The Mortgage Bankers Association predicts that home sales will drop 9% in 2005 compared to 2004 due primarily to rising mortgage rates. Some sellers will take their homes off the market and some buyers will decide to wait until rates are lower before pursuing their next home purchase. Rather than simply make a price adjustment the sales price of a home to account for higher interest rates, history has shown that many buyers and sellers simply retreat.
One solid technique to make a home more salable – and actually profit from rising mortgage interest rates – is to offer it with a below-market assumable mortgage loan. While these loans are hard to find through commercial banks, accountants and financial advisers offer them through private mortgage lenders. The fees on these loans are less than other mortgages and the interest rates are lower than most commercial loans. Potential sellers who take assumable mortgage loans now can hedge their bets in the event that interest rates continue to rise. The value of an assumable mortgage increases in the eyes of the buyer as interest rates rise, thereby offsetting any negative effect that would otherwise stall a sale.
Here is an example of how this strategy might work: A homeowner refinances her house now worth $500,000 with a private mortgage for $500,000 (that’s right 100% cash-out refinancing is possible in these programs) and signs up for an interest only payment of 5.0%1 fixed for 3 years, with variable rates after that. The new mortgage loan is assumable. The monthly payment is about $2,100 – probably less than the owner’s previous mortgage. Then, six months later the owner lists the house for sale for $600,000 with a below-market assumable mortgage for $500,000. If interest rates have gone up (as we expect them to do) then the buyer will be enticed to take over the lower rate loan. Now the mortgage itself is an asset to the seller, having the effect of raising the entire contract price. Assume a sales agreement is reached at $550,000 then the buyer puts only $50,000 down payment and may finance the difference. The buyer pays a small fee to assume the mortgage (usually 2% or less of the loan amount) that is less than the cost of getting a new mortgage loan. Of course the buyer must also meet the lender’s credit criteria. The sellers pocket the entire sales price, without the need to offer any financing themselves.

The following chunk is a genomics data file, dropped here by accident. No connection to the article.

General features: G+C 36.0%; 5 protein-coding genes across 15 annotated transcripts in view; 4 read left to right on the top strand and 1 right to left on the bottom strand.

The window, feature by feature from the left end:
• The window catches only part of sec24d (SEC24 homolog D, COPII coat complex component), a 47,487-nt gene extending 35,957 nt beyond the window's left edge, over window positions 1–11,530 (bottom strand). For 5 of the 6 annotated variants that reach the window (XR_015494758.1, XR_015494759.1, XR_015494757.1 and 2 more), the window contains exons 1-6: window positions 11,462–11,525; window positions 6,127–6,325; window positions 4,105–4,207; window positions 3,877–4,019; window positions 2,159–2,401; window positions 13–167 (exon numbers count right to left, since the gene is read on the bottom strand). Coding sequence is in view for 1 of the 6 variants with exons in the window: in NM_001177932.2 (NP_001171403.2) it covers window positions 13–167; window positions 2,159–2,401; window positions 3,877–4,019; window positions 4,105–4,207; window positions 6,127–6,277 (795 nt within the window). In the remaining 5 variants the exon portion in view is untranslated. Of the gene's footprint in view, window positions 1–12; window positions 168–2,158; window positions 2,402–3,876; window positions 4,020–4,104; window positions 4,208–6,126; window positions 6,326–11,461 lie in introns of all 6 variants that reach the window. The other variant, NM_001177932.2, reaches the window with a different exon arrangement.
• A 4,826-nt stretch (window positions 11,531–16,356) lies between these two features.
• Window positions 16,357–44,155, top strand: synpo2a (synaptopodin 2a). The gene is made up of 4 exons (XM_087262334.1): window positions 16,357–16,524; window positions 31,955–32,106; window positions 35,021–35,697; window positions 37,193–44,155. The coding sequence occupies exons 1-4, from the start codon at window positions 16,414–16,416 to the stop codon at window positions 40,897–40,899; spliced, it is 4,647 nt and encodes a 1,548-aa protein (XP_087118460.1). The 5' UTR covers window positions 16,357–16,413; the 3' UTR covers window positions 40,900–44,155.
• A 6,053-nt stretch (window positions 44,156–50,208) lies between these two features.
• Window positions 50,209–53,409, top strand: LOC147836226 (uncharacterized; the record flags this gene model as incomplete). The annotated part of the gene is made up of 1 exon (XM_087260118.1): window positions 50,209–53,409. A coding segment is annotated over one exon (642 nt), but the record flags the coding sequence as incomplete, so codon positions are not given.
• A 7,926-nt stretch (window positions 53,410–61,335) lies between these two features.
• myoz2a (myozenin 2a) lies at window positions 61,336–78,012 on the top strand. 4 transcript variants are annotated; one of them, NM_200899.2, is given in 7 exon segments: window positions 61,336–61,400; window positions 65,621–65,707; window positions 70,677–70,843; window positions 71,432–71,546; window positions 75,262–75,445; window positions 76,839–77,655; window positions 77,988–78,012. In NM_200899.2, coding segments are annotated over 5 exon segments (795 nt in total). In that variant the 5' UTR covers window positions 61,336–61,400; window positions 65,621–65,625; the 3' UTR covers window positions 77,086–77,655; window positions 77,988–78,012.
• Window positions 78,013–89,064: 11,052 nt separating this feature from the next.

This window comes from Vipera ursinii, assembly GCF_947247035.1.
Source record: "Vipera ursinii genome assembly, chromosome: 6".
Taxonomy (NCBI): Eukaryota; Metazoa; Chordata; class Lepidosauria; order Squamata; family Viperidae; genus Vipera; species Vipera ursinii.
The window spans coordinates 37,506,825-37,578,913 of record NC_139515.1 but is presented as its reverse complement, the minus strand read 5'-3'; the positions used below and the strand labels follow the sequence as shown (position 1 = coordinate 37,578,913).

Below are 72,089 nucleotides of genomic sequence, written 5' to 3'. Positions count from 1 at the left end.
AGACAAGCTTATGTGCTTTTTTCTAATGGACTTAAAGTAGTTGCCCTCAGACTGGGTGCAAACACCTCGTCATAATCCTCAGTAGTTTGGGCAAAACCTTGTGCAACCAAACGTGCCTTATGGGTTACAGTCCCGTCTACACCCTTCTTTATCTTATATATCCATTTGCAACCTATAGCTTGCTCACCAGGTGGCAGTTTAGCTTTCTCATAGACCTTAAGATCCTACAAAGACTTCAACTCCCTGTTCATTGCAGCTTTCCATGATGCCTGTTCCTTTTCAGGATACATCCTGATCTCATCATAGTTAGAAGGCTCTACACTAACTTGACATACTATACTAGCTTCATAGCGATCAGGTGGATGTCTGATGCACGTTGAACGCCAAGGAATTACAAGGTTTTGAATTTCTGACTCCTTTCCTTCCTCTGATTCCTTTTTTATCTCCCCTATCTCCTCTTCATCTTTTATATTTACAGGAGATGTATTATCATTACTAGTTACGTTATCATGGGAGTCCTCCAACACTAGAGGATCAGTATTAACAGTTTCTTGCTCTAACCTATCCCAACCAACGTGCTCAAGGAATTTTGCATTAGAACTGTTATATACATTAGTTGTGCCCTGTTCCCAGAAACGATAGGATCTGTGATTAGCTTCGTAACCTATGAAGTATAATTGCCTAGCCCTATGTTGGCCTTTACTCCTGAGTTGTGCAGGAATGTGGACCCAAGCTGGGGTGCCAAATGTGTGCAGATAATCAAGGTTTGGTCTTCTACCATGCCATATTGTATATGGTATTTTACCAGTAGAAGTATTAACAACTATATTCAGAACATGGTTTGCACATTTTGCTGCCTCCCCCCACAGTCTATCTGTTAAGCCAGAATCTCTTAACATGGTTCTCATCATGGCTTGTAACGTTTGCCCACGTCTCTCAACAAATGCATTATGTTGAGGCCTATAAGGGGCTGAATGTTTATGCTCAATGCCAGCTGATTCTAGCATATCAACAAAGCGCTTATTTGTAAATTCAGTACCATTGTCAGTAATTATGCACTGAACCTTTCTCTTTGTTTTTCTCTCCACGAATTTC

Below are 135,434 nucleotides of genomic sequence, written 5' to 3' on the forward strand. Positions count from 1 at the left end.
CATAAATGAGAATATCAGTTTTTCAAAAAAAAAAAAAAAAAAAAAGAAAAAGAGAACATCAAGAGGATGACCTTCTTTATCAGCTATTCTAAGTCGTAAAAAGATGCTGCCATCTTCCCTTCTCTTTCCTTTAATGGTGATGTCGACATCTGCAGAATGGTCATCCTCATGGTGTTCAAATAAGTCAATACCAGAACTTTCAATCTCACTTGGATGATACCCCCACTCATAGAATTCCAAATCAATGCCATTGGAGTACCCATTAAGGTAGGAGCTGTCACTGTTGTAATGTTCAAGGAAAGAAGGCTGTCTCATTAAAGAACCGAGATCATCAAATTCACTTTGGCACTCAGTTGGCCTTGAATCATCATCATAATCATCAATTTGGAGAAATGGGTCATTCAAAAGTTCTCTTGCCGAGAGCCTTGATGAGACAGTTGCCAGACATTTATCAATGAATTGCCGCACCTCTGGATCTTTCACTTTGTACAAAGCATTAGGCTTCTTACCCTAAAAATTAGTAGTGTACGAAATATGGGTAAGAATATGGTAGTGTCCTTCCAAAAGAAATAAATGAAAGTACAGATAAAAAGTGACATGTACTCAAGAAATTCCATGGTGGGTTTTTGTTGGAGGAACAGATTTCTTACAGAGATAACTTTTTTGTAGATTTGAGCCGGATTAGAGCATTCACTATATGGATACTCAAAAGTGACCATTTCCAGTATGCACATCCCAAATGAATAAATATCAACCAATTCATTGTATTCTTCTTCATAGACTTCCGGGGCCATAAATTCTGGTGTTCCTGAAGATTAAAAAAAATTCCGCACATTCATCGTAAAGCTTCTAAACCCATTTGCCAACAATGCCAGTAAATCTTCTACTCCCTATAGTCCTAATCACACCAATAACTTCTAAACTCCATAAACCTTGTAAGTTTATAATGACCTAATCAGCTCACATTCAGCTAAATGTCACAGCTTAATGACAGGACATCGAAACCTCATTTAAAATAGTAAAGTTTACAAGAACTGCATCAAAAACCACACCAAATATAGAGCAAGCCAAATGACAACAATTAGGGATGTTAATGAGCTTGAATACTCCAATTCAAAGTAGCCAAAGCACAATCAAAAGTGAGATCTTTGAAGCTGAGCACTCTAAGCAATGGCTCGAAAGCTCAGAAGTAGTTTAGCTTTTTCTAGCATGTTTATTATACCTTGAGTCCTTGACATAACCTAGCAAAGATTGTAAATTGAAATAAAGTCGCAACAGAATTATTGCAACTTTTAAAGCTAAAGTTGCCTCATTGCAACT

To make this strategy work, both the seller and the buyer must be working with accountants who are familiar with these lending programs. Private mortgage lenders are looking for financially strong borrowers and often take referrals only from accountants who provide financial statements and a personal recommendation in support of the loan. The accountant’s fee for this referral work is likely a little more than the cost of preparing a tax return. Even with this requirement, the total of the accountant’s costs plus the private lender’s fee is usually significantly less than the cost of obtaining a traditional mortgage loan.
Many of these private mortgages are secured by investment assets (other than and in addition to) the mortgaged property. The benefits of this strategy include:
- lower interest rates
- higher “loan to value ratio” loans – up to 100% LTV
- higher percentage tax deductions (interest only payments may be 100% tax deductible)
- insulation from negative effects of rising mortgage rates
- loans are assumable
- changeable loan programs – no need to pay refinance fees to lower rates, change terms or loan amount
- no application fees, no points
- little paperwork –applications are taken by phone and documentation is supplied by the accountant
1 The rates and calculations are assumed for illustration purposes only and are not meant to be representative of current market conditions.
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